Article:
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Key Takeaways from G7 Summit

The 48th G7 Summit 2022 was held in Schloss Elmau, Germany from 26th to 28th June under the chairmanship of German Chancellor Mr. Olaf Scholz. The leaders of the G-7 – Canada, France, Germany, Italy, Japan, the United Kingdom and the United States – made commitments on topics ranging from an increase in the share of coronavirus vaccines to tackling climate change and making corporate taxation even justified and fairer. The three-day meeting also concluded with a section on challenging China over “non-economic” economic practices and calling on Beijing to advocate human rights. 

The respective leaders of the G7 countries agreed upon ending new direct government support for “unabated international thermal coal power generation” to reduce carbon emissions, coal must be used without technology and backed by a $2 billion coal transition fund. They also pledged to conserve at least 30% of the land and marine areas in their countries by 2030 as part of preserving global biodiversity. The leaders also agreed to increase financing for projects to curb climate change until 2025 and endorsed their support for a target of net-zero carbon emissions until 2050. 

The G-7 leaders decided on working together to challenge China’s “non-market policies.” They also agreed to call on Beijing to respect human rights in Xinjiang. The leaders were steadfast about removing forced labour in global supply chains, “including state-sponsored forced labour of vulnerable groups and minorities.” 

G-7 leaders authorised a global minimum tax of at least 15% on Multi-National Corporations (MNCs). This measure is expected to stop businesses from using tax resorts to shift profits and avoid taxes. This agreement was backed by a plan which was outlined earlier by the Finance Ministers of G-7. 

Concerning global infrastructure, the leaders agreed on the purpose of “Build Back Better for the World.” This purpose calls for using funds in collaboration with the private sector to finance greener infrastructure projects in countries that are poor. This project is programmed to do better than China’s “Belt and Road” initiative, which funds a huge network of infrastructure covering major parts of Asia and Africa.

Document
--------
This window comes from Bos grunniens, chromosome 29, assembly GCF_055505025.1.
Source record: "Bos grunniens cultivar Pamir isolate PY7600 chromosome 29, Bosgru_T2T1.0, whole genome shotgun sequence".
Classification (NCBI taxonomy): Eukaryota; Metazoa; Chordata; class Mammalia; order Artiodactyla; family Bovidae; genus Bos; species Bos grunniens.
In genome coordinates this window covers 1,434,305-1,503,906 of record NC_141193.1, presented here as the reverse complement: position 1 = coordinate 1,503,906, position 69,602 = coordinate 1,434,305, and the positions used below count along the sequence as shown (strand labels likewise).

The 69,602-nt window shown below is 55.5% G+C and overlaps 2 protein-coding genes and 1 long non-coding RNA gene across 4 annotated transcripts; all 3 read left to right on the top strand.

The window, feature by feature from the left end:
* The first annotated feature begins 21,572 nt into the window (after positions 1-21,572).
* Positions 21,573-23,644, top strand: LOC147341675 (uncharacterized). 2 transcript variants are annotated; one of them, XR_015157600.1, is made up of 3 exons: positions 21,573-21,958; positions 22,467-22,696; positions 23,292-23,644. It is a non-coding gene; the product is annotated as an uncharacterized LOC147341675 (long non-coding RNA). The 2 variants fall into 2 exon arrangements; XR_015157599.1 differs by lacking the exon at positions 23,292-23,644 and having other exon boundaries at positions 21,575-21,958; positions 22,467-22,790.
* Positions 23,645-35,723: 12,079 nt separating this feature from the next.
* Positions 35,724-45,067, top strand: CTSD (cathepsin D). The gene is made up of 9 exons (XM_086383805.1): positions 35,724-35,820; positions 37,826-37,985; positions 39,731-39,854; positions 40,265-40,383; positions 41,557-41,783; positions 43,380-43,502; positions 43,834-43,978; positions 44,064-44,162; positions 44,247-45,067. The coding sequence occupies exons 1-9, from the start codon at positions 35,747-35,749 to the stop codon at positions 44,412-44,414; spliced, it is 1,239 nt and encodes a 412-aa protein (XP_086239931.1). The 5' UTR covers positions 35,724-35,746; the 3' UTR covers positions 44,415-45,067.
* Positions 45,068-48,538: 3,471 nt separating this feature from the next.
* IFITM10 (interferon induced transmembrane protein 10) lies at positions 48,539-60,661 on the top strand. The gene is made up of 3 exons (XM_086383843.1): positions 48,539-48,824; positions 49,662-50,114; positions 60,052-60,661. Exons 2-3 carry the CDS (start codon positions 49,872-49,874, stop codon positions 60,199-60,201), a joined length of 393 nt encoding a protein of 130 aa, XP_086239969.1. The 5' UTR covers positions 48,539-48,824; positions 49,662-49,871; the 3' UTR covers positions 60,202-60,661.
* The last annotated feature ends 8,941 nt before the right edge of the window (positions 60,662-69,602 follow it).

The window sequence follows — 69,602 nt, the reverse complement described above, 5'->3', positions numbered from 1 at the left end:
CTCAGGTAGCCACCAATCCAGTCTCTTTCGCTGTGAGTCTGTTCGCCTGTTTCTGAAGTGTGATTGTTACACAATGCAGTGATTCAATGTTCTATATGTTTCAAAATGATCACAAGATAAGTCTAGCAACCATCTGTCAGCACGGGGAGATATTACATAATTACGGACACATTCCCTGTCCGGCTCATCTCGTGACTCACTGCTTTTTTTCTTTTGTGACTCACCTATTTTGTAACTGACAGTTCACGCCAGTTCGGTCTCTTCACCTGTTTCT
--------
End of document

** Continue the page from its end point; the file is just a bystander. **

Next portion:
The G-7 leaders also reiterated the preparation for future pandemics. The leaders said that in the event of a future pandemic, they will look forward to ensuring the availability of safe and effective vaccines, treatment and diagnostic tests within the initial 100 days. British Government’s chief scientific advisor, Patrick Vallance said that a “100 Day Mission” report gave leaders recommendations for accelerating responses to another pandemic, however, he also acknowledged that any such response must be global and include even those countries that don’t belong to the G-7. 

The leaders said COVID-19 has worsened the underlying inequalities and led to an education crisis, especially for the girl child. They expressed their commitment to getting 40 million more girls in school by 2026 in poorer countries and committed to a combined $2.75 billion in funding over the next five years for the Global Partnership for Education.

Germany has invited India, along with Argentina, Indonesia, Senegal, and South Africa to the 2022 Summit as partner countries. The guest countries were represented by their respective leaders, India was represented by Prime Minister Narendra Modi, Argentina by President Alberto Fernández, Indonesia by President Joko Widodo, Senegal by President Macky Sall and South Africa by President Cyril Ramaphosa. Ukrainian President, Volodymyr Zelenskyy also took part virtually on June 27 in the G-7.

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